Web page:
Skype for Linux 4.0 officially hits the streets

SAN FRANCISCO — When Microsoft bought Skype just a little over a year ago, Linux fans far and wide feared the worst for Skype for Linux.
After all, Redmond has a long history of less-than-friendly behavior toward Linux and other free and open source software, so it seemed difficult to imagine that the company would expend any effort on maintaining its newly acquired Voice-over-Internet Protocol (VoIP) software for Linux users.
Life is full of surprises, however, and last week Microsoft served up one of them. Specifically, it announced on Thursday the official release of Skype 4.0 for Linux, simultaneously moving the software out of beta and skipping several version numbers ahead from the previous Skype 2.2.

‘Four Rooms for Improvement’

“We’d like to thank our Skype for Linux users for your patience awaiting Skype 4.0 for Linux, codenamed ‘Four Rooms for Improvement,’ which is now available,” wrote Skype Linux UI developer Marco Cimmino in the official announcement. “With this release, we have finally filled the gap with our other desktop clients and we are now making many of the latest Skype features, as well as a lot of UI improvements, available to our penguin lovers.”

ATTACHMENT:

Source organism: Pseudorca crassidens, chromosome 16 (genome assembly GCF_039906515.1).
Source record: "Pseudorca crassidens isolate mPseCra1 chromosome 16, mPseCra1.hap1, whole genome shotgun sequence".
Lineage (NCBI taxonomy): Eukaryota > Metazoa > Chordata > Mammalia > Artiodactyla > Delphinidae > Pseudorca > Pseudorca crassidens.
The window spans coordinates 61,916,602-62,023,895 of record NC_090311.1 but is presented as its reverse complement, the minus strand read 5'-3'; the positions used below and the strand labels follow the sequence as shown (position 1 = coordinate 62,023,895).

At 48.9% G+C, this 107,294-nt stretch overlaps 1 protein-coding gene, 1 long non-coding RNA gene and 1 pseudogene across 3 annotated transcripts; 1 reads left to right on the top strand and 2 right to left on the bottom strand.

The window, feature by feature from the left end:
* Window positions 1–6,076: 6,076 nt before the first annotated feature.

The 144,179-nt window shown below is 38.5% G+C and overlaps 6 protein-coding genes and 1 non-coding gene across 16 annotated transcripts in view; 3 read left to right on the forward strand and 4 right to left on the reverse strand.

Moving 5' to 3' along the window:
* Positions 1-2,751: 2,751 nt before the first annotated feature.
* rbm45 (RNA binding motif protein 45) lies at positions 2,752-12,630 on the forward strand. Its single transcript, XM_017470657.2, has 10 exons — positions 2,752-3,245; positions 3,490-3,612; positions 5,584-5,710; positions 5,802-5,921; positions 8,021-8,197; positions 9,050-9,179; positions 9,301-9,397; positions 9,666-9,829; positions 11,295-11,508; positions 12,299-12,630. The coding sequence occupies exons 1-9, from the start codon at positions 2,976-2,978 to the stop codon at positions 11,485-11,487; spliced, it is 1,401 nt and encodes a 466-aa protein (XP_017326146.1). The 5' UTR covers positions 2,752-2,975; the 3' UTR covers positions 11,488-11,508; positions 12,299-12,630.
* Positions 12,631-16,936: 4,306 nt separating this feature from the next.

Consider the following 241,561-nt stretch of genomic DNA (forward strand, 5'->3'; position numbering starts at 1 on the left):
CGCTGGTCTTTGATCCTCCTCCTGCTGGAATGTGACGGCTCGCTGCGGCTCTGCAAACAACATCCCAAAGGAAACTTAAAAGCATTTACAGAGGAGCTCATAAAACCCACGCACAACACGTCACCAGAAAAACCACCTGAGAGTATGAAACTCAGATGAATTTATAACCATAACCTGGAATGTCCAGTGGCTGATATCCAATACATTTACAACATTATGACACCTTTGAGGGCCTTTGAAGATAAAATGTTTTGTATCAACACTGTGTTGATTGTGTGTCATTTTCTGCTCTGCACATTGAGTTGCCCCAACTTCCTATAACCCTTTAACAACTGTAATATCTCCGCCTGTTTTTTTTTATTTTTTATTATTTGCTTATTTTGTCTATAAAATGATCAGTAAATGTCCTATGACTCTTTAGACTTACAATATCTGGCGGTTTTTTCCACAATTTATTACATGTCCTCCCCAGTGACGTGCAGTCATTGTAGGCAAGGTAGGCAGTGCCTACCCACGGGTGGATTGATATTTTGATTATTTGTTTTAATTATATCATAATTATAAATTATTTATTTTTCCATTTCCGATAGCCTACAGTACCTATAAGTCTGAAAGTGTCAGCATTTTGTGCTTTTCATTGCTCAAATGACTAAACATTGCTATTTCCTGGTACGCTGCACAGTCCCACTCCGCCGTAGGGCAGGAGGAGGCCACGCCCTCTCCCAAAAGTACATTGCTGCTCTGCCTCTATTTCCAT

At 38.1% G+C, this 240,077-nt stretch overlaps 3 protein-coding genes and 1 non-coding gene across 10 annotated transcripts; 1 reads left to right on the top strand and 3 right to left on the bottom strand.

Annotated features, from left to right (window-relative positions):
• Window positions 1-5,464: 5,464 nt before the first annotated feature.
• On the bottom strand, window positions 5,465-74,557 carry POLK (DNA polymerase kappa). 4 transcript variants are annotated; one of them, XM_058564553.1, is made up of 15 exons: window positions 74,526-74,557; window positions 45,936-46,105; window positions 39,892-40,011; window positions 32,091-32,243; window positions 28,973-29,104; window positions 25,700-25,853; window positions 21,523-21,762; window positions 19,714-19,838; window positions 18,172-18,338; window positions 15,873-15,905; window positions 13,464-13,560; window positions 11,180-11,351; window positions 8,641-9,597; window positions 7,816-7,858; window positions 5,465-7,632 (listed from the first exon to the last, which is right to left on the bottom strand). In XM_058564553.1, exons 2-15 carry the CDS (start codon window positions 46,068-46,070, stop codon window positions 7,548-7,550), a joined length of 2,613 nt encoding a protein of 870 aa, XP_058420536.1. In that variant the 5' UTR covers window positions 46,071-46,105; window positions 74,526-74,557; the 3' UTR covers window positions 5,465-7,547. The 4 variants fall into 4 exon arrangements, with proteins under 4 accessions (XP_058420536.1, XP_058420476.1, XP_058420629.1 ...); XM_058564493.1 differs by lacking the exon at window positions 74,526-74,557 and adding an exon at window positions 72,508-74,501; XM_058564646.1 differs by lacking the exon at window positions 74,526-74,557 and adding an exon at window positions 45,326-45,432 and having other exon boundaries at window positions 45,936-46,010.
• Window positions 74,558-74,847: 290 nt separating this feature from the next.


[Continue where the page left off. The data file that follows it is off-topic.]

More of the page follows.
Four major changes, in fact, are particularly notable in the new release, Cimmino explained. First is a new Conversations View–easily disabled for those who don’t like it–that lets users track all of their chats in a unified window.

Also debuting in Skype 4.0 for Linux is a new Call View, he pointed out.

Call quality has been improved, Cimmino added, as has video call quality, which has also gained extended support for more cameras.

Among the smaller tweaks and improvements in the new software are improved chat synchronization, new presence and emoticon icons, the ability to store and view phone numbers in a Skype contact’s profile, and more.

A World of Alternatives

There’s no denying Microsoft has been making increasing overtures to users of Linux and open source software lately–witness its recent revised stance on Visual Studio Express 2012, for example.
At this point, however, I’m not sure there are many Linux users who feel the need for Skype anymore, particularly now that Microsoft is in charge and now that we have offerings including Google+ chat and hangouts and Google Talk with video.

There are, of course, numerous more open alternatives as well, as I pointed out last year, including Ekiga and others.
What’s your take on this? If you use Linux, will you give the new Skype a try? Please sound off in the comments.

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Jim Love, Chief Content Officer, IT World Canada

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